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The John L. Dillon Memorial Lecture 2010: The rise and fall of farm management as an academic discipline: an autobiographical perspective


  • Hardaker, J. Brian


The title relates to the title of the Inaugural Lecture of the Late Professor John L Dillon, Foundation Professor of Farm Management at UNE, in whose memory this lecture series was established. The author has been involved in the farm management discipline for more than 50 years. He reflects on the nature and origins of the discipline and outlines some key aspects of its evolution. The discipline boomed in the 1960s and 70s, both internationally and at UNE. Yet it has fallen into relative decline subsequently. He suggests some of the reasons for the decline, focussing particularly on issues in Australia. He discusses the need for a revival in a world in which food security is likely to be an increasingly serious problem. He concludes with thoughts about the prospects and prerequisites for a revival of the discipline.

Suggested Citation

  • Hardaker, J. Brian, 2011. "The John L. Dillon Memorial Lecture 2010: The rise and fall of farm management as an academic discipline: an autobiographical perspective," AFBM Journal, Australasian Farm Business Management Network, vol. 8(1).
  • Handle: RePEc:ags:afbmau:120906

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    References listed on IDEAS

    1. Malcolm, Bill, 2004. "Farm Management analysis: a core discipline, simple sums, sophisticated thinking," AFBM Journal, Australasian Farm Business Management Network, vol. 1.
    2. Dillon, John L., 1962. "Applications Of Game Theory In Agricultural Economics: Review And Requiem," Australian Journal of Agricultural Economics, Australian Agricultural and Resource Economics Society, vol. 6(02), December.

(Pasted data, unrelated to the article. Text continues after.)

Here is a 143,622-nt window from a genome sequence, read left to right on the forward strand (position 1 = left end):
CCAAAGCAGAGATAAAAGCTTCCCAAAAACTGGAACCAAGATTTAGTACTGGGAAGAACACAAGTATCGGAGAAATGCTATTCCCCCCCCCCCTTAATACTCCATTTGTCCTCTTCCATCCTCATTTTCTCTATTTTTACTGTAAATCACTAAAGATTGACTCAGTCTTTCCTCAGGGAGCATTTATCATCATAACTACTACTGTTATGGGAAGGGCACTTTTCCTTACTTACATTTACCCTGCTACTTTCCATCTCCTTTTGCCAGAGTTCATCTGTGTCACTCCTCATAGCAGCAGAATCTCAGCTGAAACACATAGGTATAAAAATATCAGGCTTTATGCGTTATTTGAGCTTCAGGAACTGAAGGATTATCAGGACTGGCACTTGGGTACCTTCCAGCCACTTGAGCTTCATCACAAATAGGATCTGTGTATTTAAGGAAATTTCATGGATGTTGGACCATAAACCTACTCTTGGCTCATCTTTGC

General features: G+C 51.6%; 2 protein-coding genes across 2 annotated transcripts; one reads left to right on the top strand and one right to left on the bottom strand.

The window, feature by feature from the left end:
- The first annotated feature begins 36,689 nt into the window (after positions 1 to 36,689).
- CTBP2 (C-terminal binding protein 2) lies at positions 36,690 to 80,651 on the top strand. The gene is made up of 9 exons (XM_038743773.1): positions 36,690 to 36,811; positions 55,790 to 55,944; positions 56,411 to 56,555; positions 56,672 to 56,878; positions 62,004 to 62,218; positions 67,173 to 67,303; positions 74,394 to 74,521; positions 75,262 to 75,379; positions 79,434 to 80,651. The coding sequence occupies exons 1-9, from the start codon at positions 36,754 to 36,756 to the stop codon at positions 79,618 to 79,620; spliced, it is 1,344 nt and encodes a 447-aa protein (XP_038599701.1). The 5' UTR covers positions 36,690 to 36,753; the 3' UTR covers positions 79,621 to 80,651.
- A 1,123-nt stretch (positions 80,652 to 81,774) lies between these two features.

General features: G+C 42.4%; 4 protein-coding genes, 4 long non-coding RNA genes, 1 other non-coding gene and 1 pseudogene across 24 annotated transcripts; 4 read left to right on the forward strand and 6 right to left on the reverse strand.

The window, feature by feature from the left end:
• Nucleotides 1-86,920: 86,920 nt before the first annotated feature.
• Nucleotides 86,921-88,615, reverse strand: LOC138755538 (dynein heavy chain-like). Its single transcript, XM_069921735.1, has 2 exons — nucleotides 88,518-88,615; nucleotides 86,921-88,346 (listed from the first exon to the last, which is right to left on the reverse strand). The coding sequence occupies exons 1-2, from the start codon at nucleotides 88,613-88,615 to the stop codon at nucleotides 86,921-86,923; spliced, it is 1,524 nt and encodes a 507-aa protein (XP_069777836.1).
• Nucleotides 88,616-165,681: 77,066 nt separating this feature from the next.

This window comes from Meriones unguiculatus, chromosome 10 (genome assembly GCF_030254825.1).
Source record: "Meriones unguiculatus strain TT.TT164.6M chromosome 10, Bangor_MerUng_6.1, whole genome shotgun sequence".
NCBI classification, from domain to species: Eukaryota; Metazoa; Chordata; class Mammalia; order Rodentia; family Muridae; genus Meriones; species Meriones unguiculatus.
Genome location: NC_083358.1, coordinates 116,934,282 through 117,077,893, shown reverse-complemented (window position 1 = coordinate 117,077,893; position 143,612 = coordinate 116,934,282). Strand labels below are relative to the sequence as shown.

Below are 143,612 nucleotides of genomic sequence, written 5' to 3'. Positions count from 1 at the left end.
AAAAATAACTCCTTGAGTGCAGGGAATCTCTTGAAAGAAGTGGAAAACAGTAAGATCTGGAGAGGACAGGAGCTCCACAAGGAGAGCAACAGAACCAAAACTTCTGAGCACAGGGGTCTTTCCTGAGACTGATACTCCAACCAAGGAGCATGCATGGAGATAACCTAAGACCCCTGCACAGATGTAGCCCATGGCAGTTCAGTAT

3. Lewis, Jack N., 1985. "Origins and Early Days of the Department," Agricultural Economics in Australia 234891, University of New England (Australia).
    4. Jean-Paul Chavas & Robert G. Chambers & Rulon D. Pope, 2010. "Production Economics and Farm Management: a Century of Contributions," American Journal of Agricultural Economics, Agricultural and Applied Economics Association, vol. 92(2), pages 356-375.
    5. Kingwell, Ross S., 2002. "Issues for Farm Management in the 21st Century: A view from the West," 2002 Conference (46th), February 13-15, 2002, Canberra 173982, Australian Agricultural and Resource Economics Society.
    6. Phillips, Joseph M, 1994. "Farmer Education and Farmer Efficiency: A Meta-Analysis," Economic Development and Cultural Change, University of Chicago Press, vol. 43(1), pages 149-165, October.
    7. Charry, Al A. & Cox, Rodney J. & Parton, Kevin A. & Crockett, Judith & Johnson, Sue & Bone, Zelma & Whiteley, Wal, 2003. "Farm Management in Australia: The Way Forward," 14th Congress, Perth, Western Australia, August 10-15, 2003 24358, International Farm Management Association.
    8. Kingwell, Ross, 2002. "Issues for Farm Management in the 21st Century: A view from the West," Australasian Agribusiness Review, University of Melbourne, Melbourne School of Land and Environment, vol. 10.
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